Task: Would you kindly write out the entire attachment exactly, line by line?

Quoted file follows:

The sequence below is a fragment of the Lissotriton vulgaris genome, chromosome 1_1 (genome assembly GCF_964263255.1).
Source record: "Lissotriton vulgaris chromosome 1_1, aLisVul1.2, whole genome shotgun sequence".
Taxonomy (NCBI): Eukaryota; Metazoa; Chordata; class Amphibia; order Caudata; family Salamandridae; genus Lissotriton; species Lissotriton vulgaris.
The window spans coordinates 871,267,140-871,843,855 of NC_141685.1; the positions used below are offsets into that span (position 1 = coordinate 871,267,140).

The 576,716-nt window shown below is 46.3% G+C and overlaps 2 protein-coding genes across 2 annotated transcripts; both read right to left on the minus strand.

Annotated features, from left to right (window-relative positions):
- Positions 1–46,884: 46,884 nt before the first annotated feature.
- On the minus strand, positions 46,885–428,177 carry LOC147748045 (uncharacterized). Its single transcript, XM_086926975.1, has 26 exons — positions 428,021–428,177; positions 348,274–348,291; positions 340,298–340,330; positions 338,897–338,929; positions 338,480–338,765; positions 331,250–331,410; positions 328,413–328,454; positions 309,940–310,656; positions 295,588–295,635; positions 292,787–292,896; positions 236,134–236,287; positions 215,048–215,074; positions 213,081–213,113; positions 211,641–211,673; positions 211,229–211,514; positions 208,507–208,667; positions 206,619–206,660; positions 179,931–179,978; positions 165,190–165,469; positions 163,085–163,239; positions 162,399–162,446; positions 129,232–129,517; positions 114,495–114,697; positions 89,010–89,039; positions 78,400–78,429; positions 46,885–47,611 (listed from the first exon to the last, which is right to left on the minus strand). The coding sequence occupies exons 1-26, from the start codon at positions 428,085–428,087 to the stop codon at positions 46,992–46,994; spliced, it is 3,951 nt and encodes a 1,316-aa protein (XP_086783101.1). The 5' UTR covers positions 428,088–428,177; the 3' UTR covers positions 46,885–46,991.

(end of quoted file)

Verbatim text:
The sequence below is a fragment of the Lissotriton vulgaris genome, chromosome 1_1 (genome assembly GCF_964263255.1).
Source record: "Lissotriton vulgaris chromosome 1_1, aLisVul1.2, whole genome shotgun sequence".
Taxonomy (NCBI): Eukaryota; Metazoa; Chordata; class Amphibia; order Caudata; family Salamandridae; genus Lissotriton; species Lissotriton vulgaris.
The window spans coordinates 871,267,140-871,843,855 of NC_141685.1; the positions used below are offsets into that span (position 1 = coordinate 871,267,140).

The 576,716-nt window shown below is 46.3% G+C and overlaps 2 protein-coding genes across 2 annotated transcripts; both read right to left on the minus strand.

Annotated features, from left to right (window-relative positions):
- Positions 1–46,884: 46,884 nt before the first annotated feature.
- On the minus strand, positions 46,885–428,177 carry LOC147748045 (uncharacterized). Its single transcript, XM_086926975.1, has 26 exons — positions 428,021–428,177; positions 348,274–348,291; positions 340,298–340,330; positions 338,897–338,929; positions 338,480–338,765; positions 331,250–331,410; positions 328,413–328,454; positions 309,940–310,656; positions 295,588–295,635; positions 292,787–292,896; positions 236,134–236,287; positions 215,048–215,074; positions 213,081–213,113; positions 211,641–211,673; positions 211,229–211,514; positions 208,507–208,667; positions 206,619–206,660; positions 179,931–179,978; positions 165,190–165,469; positions 163,085–163,239; positions 162,399–162,446; positions 129,232–129,517; positions 114,495–114,697; positions 89,010–89,039; positions 78,400–78,429; positions 46,885–47,611 (listed from the first exon to the last, which is right to left on the minus strand). The coding sequence occupies exons 1-26, from the start codon at positions 428,085–428,087 to the stop codon at positions 46,992–46,994; spliced, it is 3,951 nt and encodes a 1,316-aa protein (XP_086783101.1). The 5' UTR covers positions 428,088–428,177; the 3' UTR covers positions 46,885–46,991.